Tonny Lukabya, a first-year student majoring in electrical engineering and computer science, and Alexander Ssengendo, a sophomore majoring in accounting and entrepreneurship, are very thankful for their opportunity to study at the University of St. Thomas.
“I found out about St. Thomas while in high school because it has a partnership with St. Thomas and also through Minnesotans who have worked on building dams in my home village of Ssembabul. I learned it was a great place, and it has lived up to my expectations. UST is the best place to study and get a high-quality education. I am lucky to have met so many nice and helpful people. God has blessed me by bringing me here,” Lukabya said.
“A friend told me about St. Thomas while he was studying here and had wonderful things to say,” Ssengendo remarked. “I decided to come and started studying at ELS. I enjoy the friendly environment and all the activities. Everyone is very organized and helpful, especially offices like Public Safety.”
Both are thankful for the help they have received here and what St. Thomas is doing to help in Uganda.
“St. Thomas has helped me greatly. This started with the president’s office, International Recruiting and Admissions, and Father Dease getting me here and has continued with support from the Office of International Student Services, professors and friends. Everyone is friendly and willing to help,” Ssengendo said.
“We appreciate the entire community, especially Father Dease, whose interest in Uganda has done great things. VISION also is making a great difference in Uganda, and we are all thankful for their contributions,” Lukabya added.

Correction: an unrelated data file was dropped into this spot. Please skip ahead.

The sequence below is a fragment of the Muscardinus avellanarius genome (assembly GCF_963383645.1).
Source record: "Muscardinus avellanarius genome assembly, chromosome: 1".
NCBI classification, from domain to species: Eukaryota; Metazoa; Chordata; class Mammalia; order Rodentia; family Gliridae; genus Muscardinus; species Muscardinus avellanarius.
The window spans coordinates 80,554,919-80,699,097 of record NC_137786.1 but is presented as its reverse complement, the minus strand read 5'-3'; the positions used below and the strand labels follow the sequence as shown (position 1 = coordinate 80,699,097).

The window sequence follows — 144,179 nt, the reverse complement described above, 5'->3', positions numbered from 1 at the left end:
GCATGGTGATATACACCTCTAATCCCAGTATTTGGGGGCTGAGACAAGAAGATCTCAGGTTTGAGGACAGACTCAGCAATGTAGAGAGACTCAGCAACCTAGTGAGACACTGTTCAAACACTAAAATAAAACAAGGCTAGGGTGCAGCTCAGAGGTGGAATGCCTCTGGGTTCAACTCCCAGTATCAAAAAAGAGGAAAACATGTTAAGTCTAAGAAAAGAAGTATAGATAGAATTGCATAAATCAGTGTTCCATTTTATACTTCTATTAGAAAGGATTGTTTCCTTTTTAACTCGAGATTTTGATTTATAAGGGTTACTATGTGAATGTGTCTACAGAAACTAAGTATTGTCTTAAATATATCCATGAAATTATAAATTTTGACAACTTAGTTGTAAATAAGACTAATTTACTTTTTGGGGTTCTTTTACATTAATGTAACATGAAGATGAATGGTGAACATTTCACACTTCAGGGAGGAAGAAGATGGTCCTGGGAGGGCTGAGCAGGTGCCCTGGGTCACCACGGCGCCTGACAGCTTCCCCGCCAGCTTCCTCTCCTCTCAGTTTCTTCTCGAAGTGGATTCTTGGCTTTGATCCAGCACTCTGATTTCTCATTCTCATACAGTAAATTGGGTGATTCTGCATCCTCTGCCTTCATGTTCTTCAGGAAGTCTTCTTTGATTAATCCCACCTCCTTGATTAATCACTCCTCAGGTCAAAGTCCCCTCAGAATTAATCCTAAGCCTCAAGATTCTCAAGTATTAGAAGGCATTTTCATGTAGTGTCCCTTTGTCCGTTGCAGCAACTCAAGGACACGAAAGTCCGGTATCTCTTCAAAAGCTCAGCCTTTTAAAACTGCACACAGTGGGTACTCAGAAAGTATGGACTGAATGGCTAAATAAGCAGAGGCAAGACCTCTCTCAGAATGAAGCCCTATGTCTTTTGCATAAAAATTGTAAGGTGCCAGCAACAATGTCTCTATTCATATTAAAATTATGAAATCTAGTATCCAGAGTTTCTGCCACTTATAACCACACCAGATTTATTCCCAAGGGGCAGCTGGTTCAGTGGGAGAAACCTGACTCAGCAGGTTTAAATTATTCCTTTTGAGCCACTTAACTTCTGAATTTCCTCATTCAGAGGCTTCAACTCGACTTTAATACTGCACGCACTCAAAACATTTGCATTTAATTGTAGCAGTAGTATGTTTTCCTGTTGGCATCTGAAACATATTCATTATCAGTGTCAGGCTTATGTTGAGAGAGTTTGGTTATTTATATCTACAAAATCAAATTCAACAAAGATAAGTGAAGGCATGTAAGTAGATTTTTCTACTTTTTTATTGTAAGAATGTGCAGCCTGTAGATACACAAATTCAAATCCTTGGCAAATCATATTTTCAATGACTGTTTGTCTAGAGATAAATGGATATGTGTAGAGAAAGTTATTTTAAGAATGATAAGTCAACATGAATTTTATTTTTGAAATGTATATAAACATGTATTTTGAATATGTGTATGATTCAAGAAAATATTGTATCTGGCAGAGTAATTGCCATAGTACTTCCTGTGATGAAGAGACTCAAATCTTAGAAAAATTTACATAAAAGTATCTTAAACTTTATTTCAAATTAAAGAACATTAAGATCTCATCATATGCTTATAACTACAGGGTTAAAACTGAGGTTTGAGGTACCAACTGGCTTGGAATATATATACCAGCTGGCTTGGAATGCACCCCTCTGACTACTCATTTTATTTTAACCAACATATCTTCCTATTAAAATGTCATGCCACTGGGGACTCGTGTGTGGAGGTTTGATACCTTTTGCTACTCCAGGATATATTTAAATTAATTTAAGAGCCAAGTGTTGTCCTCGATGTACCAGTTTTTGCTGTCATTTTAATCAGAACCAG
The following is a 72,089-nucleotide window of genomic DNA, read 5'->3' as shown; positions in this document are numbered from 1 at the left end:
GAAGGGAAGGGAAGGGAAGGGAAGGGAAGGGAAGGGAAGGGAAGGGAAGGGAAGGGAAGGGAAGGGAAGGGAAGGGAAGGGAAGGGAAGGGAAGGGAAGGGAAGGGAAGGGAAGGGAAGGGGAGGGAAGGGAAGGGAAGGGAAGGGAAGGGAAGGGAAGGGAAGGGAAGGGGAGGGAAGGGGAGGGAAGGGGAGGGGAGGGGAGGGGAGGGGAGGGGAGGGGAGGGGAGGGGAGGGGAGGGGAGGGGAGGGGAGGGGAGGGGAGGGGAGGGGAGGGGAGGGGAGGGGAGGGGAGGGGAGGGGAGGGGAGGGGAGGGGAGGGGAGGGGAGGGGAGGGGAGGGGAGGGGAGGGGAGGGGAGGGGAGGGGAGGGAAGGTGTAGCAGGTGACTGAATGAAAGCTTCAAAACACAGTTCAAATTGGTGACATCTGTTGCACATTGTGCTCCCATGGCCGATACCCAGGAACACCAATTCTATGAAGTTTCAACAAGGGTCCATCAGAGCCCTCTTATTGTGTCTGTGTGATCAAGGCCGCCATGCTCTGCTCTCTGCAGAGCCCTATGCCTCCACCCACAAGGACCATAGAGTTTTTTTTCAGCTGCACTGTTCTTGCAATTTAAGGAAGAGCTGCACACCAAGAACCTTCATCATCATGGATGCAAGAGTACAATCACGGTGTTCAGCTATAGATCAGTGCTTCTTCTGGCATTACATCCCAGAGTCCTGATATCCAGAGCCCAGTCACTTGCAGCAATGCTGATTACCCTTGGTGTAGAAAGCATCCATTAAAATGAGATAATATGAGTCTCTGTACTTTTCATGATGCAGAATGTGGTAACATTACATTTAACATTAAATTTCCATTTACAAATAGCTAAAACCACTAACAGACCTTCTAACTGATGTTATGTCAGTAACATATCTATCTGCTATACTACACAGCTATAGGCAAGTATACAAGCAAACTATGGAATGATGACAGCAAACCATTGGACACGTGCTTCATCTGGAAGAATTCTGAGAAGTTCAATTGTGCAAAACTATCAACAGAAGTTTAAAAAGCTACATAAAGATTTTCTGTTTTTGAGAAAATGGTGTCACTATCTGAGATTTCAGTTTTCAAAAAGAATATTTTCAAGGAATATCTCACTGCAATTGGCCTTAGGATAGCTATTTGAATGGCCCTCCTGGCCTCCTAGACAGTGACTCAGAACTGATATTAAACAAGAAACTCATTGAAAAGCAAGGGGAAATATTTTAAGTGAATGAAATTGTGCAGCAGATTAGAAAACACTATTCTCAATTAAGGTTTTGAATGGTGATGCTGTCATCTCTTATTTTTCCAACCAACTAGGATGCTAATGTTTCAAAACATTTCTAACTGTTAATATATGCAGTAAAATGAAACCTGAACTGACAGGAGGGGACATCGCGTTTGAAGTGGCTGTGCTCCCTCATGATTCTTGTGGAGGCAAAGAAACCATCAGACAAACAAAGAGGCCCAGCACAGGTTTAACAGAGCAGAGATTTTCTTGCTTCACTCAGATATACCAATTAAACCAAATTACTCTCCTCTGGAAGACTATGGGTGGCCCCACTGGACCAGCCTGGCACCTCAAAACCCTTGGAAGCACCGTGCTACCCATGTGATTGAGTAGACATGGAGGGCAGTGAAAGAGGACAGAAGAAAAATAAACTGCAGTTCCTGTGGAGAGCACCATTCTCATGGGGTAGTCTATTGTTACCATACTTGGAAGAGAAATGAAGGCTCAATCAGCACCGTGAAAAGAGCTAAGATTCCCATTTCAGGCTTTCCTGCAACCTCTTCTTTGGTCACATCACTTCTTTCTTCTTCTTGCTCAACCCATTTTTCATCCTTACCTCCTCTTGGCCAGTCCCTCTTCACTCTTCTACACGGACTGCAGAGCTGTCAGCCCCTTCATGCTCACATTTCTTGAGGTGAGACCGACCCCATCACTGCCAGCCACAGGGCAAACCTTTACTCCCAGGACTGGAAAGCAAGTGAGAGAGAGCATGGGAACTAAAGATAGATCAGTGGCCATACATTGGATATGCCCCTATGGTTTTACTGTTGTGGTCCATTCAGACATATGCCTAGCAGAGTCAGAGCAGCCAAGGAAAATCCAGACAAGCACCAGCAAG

They are in agreement that everyone should visit Uganda, try luwombo and other local dishes, enjoy the heat, and learn about the people and cultures that make Uganda an amazing place.
Lukabya and Ssengendo look forward to continuing their education and enjoying their time at St. Thomas – for at least a few more years. After graduation, both plan to eventually return home.
Lukabya plans to go back and work with electronics or an electrical company. He is interested in volunteering and helping others in any way that he can, especially in small villages. “I want to make the lives of others better in any way and make sure they live a better life,” he said.
Ssengendo would like to continue studying and earn an M.B.A. before returning to work with an electronics company. He would like to eventually start his own electronics business.
To learn more about Lukabya, Ssengendo, and Uganda, attend their CultureLink Tea presentation with another Ugandan student, Albert Kertho, on Tuesday, April 20. The tea will be held at 3:30 p.m. in Room 155, Murray-Herrick Campus Center. Tea and Ugandan treats will be served.